By Christopher Mruk, Ph.D. with Joan Hartzell, RN, MA. Springer Publishing Company 2003
In recent years, there has been an explosion of interest in Zen. Some books on Zen and psychotherapy focus primarily on helping the reader to understand Zen in general. Others tend to present an overview of Zen and how it might be compatible with a particular psychotherapeutic perspective, such as the psychodynamic point of view. Instead, this book aims to help students, clinicians, supervisors, and educators understand 10 specific Zen principles that hold significant therapeutic value and how they are compatible with traditional, empirically oriented, scientifically based education and training, regardless of one's particular academic or disciplinary orientation.
Both academic and clinical support is offered for this position, so the book moves from theory to practice. For example, chapter 1 looks at Zen in relation to traditional, complementary, and alternative health care. Chapter 2 presents 10 basic principles of Zen that have psychotherapeutic potential. Chapter 3 sets Zen in relation to traditional psychotherapies by comparing it with the biological, learning, psychodynamic, cognitive, and humanistic perspectives. Chapter 4 portrays those principles in action by applying them to various case studies. Chapter 5 concludes by showing how it is possible to integrate Zen and psychotherapy in a way that does not violate standard practices.
By the end of this book, the reader should understand the interface between traditional, complementary, and alternative health care; be able to identify 10 basic Zen concepts and principles that have clinical relevance; and appreciate how important it is to develop strategies for using those principles to help educate, train, and supervise clinicians, as well as reduce the possibility of professional burn out.
1. "Zen and Psychotherapy provides the practitioner with a nice companion volume to Alan Watts now classic Psychotherapy East and West. In his characteristically thoughtful and illuminating style, Chris Mruk helps the uninitiated to better appreciate the applicability of otherwise elusive Zen principles. His collaborator Joan Hartzell provides rich anecdotes from her years of experience that enables the reader to imagine how they might begin, in simple ways, to "live" Zen in the workplace or consulting room. Together, the authors provide a welcome introduction to Zen and an impressive overview of the current theoretical approaches to psychotherapy, which makes their book relevant to Western practitioners of all persuasions." Scott Churchill, Chair, Dept. of Psychology, University of Dallas.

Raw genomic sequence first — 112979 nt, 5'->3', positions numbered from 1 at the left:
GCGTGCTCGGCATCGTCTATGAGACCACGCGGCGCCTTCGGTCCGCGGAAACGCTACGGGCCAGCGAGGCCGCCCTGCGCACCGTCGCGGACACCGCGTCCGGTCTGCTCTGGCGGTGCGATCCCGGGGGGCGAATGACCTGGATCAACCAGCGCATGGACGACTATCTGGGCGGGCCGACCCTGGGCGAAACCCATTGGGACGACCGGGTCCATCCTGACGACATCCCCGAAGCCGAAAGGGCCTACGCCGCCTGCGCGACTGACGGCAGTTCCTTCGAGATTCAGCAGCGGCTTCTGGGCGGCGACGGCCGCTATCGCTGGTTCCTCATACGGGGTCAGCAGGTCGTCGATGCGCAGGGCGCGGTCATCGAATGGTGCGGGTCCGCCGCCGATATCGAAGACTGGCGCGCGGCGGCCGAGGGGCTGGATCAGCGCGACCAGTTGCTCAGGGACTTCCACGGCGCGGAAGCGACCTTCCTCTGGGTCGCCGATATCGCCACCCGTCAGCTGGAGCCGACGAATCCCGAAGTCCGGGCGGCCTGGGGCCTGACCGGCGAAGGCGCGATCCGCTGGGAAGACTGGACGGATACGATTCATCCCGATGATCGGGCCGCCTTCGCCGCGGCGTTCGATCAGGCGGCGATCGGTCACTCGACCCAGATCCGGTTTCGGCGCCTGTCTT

2. "Exploring the role of spirituality and religion in treatment, this book provides a sound clinical and academic rationale for incorporating principles of Zen in traditional psychotherapy. The authors, one a clinical psychologist and social scientist, the other a nurse psychotherapist and practicing Buddhist, present a fascinating dialog on the "science" and the "art" sides of the art-science debate. Practical suggestions are included for achieving a balance between these two poles of the helping and healing process." From: Springer Publishing Company.
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